January 1, 2003 - From the December/January, 2003 issue

Jim Thomas' Grand Avenue After Disney Hall

The Planning Report was pleased to sit down and talk to Jim Thomas and learn more about the plans and prospects for downtown's Grand Avenue. Chief executive officer of the Thomas Properties Group, with a long list of distinguished developments in Los Angeles and several other cities, Jim also has been involved in a host of local initiatives, and currently chairs the committee charged with redesigning the Music Center campus as well as co-chair of the public-private Grand Avenue committee. He was interviewed by Sam Hall Kaplan, the City Observed commentator for KCRW and contributing columnist to the Downtown News.

Why do we need a Grand Avenue Committee to re-plan the street and adjoining parcels and open spaces? Couldn't the City and County do the job?

Yes they could. But, I think a public-private endeavor such as the Grand Avenue Committee would generate more synergy as well as the private funds and vision needed to achieve something extraordinary, something Los Angeles needs and deserves.

Something like?

Think New York's Rockefeller Center, Paris Champs-Elysees, and then think of something distinctly L.A. The building blocks are there. First, the Disney Hall, the opening of which this year has prompted this effort, as did the need for a master plan for the Music Center. Then there is the new Cathedral, MOCA, the Colburn, the Civic Park. They all could be linked by a re-imagined and revitalized Grand Avenue and, along with the imaginative development of the adjoining city and county parcels, could blossom into a street and focal point long sought by Los Angeles. The potential excites me as a developer, as someone who works downtown, and as an Angeleno.

Sounds good. But as a developer, you know the pitfalls getting from potential, to plans, to actual places. Is this yet another pipedream for our lobotomized Bunker Hill?

No. it's not a pipedream. I know making it happen will be a difficult process. Grand Avenue is a very complicated situation. There already have been four or five efforts involving the avenue and Bunker Hill, some of which I have been involved in, which didn't happen for various reasons, including politics and timing. I believe the timing is now ripe, and so do the developers who have expressed an interest this project.

And they are?

They are the visionaries in this process. We are going to need them to make this happen, especially now given our economic doldrums and the local and state budget deficits. We have calculated that a properly orchestrated development would have an enormous economic benefit. We are talking here of a possible $1.2 billion in construction activity. And then there will be the continuing annual benefits, an estimated 16,400 jobs, $725 million in wages, and $100 million and more in taxes. This is all assuming that the four development parcels are planned and developed together so as to achieve their full potential, a classic situation where the whole is greater than the sum of its parts.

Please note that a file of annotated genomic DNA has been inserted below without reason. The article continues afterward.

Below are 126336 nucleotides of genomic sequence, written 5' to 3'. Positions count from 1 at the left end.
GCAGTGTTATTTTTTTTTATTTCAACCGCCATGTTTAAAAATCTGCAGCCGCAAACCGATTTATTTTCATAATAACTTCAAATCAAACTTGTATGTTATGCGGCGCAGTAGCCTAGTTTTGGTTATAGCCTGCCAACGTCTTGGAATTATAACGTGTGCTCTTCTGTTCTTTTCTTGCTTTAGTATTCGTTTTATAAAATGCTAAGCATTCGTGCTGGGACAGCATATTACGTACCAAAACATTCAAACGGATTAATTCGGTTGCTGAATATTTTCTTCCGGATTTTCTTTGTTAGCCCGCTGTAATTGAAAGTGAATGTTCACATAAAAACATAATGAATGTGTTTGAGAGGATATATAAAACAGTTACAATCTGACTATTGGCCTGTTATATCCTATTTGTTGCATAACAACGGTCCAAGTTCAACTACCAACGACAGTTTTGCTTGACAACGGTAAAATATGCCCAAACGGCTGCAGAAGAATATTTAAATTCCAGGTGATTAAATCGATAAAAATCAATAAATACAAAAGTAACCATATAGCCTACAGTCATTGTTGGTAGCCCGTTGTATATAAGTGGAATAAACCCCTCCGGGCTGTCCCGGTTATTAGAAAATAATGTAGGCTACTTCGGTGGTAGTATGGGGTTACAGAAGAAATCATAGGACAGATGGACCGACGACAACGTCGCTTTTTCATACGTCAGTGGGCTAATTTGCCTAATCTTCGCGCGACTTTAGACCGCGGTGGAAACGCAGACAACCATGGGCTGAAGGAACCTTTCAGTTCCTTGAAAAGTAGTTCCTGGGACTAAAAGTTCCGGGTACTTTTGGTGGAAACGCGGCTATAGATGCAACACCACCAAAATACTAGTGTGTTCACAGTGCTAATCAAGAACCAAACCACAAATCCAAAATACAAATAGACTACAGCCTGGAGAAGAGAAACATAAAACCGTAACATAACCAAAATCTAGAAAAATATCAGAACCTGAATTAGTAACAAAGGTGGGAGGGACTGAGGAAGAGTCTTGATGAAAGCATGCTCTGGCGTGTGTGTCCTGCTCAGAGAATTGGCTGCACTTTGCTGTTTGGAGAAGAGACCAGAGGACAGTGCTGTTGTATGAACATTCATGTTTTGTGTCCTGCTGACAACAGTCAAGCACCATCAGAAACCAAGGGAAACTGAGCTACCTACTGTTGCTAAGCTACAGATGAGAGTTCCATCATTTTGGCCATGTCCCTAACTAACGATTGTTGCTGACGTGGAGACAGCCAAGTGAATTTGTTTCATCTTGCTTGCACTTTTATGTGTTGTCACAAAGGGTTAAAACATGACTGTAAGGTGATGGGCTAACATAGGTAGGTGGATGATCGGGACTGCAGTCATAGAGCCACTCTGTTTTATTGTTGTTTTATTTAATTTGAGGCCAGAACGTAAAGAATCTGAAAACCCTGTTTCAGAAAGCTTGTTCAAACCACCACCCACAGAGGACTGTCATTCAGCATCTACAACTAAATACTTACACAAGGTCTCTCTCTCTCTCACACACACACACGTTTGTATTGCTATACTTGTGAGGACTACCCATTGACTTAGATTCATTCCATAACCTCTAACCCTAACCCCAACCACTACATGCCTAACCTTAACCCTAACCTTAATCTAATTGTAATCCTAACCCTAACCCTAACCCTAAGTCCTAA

Your injection of the world "assuming" raises a critical issue. It would seem that it would be in everybody's interest that the avenue and its parcels be planned and developed in concert, not only for the economic benefits but also from a design point of view. The thought that the Avenue be piece-mealed and at best patched together as an afterthought concerns me, as I presume it also concerns you.

It does. And it also concerns members of the committee. Everybody wants this effort to work. That is why we have proposed a Joint Powers Authority composed of senior leaders of the City and County. The Authority would oversee the improvements to the civic park and streetscape, and coordinate all development. It would be assisted by the Grand Avenue Committee, which would also oversee the private company or companies developing the four critical parcels.


Sounds cozy and, given the history of development in the Southland and, with all due respect, the involvement of the usual powers-that-be and the usual suspects, could be considered elitist and exclusionary.

We don't want it to be, and will make every effort to open up the process, and actively solicit input from the broadest public possible, the downtown community and beyond, to the valleys and surrounding cities. We want whatever development emerges from this effort, whatever mix of entertainment, retail and residential uses evolve, to appeal to and serve all income levels and interests.

So, what's the next step?

First and foremost, the formation of the Joint Powers Authority, which requires an agreement between the city's Community Redevelopment Agency and the County.

What are the prospects for that to happen?

We expect the agreement to be signed shortly, the Authority launched. The Grand Avenue Committee and its managing director, Martha Welborne, already are in place to assist in the planning and public approval process. In fact, we can't wait. The opening of Disney Hall this Fall is just going to be the start of that long awaited quest to lend Los Angeles that elusive center. I can see it in my mind, and I look forward to the day I can see it by looking out my office window here on Grand Avenue.

Spoken like an optimist.

It is that optimism that has made this city great, and will in time, when the re-imagining of Grand Avenue becomes a reality, make it even greater.


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